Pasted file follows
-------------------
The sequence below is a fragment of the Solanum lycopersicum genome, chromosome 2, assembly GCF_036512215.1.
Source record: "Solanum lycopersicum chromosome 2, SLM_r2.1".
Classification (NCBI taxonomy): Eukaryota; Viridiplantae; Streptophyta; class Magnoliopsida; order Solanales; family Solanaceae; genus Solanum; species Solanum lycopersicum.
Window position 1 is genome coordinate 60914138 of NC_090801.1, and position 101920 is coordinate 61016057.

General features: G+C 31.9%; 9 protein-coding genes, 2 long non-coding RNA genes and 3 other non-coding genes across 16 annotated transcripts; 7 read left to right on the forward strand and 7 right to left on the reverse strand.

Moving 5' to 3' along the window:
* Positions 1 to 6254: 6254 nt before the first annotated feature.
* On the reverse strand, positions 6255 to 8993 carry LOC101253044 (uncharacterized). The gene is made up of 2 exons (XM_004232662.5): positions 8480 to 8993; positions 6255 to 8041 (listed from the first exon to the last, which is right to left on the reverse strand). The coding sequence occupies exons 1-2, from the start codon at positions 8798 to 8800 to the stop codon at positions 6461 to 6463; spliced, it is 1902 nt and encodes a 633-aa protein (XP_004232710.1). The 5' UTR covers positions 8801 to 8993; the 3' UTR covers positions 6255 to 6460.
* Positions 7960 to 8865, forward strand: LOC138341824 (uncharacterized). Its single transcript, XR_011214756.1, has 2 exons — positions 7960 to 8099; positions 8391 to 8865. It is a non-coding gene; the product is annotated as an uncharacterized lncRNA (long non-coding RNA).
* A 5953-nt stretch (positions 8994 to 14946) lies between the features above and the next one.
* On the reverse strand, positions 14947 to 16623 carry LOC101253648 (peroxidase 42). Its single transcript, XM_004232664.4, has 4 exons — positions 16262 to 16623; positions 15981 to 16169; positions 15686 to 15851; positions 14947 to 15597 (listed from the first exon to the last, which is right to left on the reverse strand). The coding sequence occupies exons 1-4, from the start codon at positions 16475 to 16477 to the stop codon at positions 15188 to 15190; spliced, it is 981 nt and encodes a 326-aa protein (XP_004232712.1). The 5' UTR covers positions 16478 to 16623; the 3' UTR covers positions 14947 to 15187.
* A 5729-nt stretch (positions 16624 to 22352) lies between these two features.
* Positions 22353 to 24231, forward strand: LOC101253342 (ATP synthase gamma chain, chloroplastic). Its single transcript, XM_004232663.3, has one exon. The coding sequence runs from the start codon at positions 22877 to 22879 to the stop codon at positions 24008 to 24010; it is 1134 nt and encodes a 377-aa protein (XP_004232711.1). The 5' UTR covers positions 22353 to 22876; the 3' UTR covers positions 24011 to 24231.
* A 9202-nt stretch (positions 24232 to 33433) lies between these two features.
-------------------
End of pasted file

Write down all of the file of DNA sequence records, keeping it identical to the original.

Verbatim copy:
The sequence below is a fragment of the Solanum lycopersicum genome, chromosome 2, assembly GCF_036512215.1.
Source record: "Solanum lycopersicum chromosome 2, SLM_r2.1".
Classification (NCBI taxonomy): Eukaryota; Viridiplantae; Streptophyta; class Magnoliopsida; order Solanales; family Solanaceae; genus Solanum; species Solanum lycopersicum.
Window position 1 is genome coordinate 60914138 of NC_090801.1, and position 101920 is coordinate 61016057.

General features: G+C 31.9%; 9 protein-coding genes, 2 long non-coding RNA genes and 3 other non-coding genes across 16 annotated transcripts; 7 read left to right on the forward strand and 7 right to left on the reverse strand.

Moving 5' to 3' along the window:
* Positions 1 to 6254: 6254 nt before the first annotated feature.
* On the reverse strand, positions 6255 to 8993 carry LOC101253044 (uncharacterized). The gene is made up of 2 exons (XM_004232662.5): positions 8480 to 8993; positions 6255 to 8041 (listed from the first exon to the last, which is right to left on the reverse strand). The coding sequence occupies exons 1-2, from the start codon at positions 8798 to 8800 to the stop codon at positions 6461 to 6463; spliced, it is 1902 nt and encodes a 633-aa protein (XP_004232710.1). The 5' UTR covers positions 8801 to 8993; the 3' UTR covers positions 6255 to 6460.
* Positions 7960 to 8865, forward strand: LOC138341824 (uncharacterized). Its single transcript, XR_011214756.1, has 2 exons — positions 7960 to 8099; positions 8391 to 8865. It is a non-coding gene; the product is annotated as an uncharacterized lncRNA (long non-coding RNA).
* A 5953-nt stretch (positions 8994 to 14946) lies between the features above and the next one.
* On the reverse strand, positions 14947 to 16623 carry LOC101253648 (peroxidase 42). Its single transcript, XM_004232664.4, has 4 exons — positions 16262 to 16623; positions 15981 to 16169; positions 15686 to 15851; positions 14947 to 15597 (listed from the first exon to the last, which is right to left on the reverse strand). The coding sequence occupies exons 1-4, from the start codon at positions 16475 to 16477 to the stop codon at positions 15188 to 15190; spliced, it is 981 nt and encodes a 326-aa protein (XP_004232712.1). The 5' UTR covers positions 16478 to 16623; the 3' UTR covers positions 14947 to 15187.
* A 5729-nt stretch (positions 16624 to 22352) lies between these two features.
* Positions 22353 to 24231, forward strand: LOC101253342 (ATP synthase gamma chain, chloroplastic). Its single transcript, XM_004232663.3, has one exon. The coding sequence runs from the start codon at positions 22877 to 22879 to the stop codon at positions 24008 to 24010; it is 1134 nt and encodes a 377-aa protein (XP_004232711.1). The 5' UTR covers positions 22353 to 22876; the 3' UTR covers positions 24011 to 24231.
* A 9202-nt stretch (positions 24232 to 33433) lies between these two features.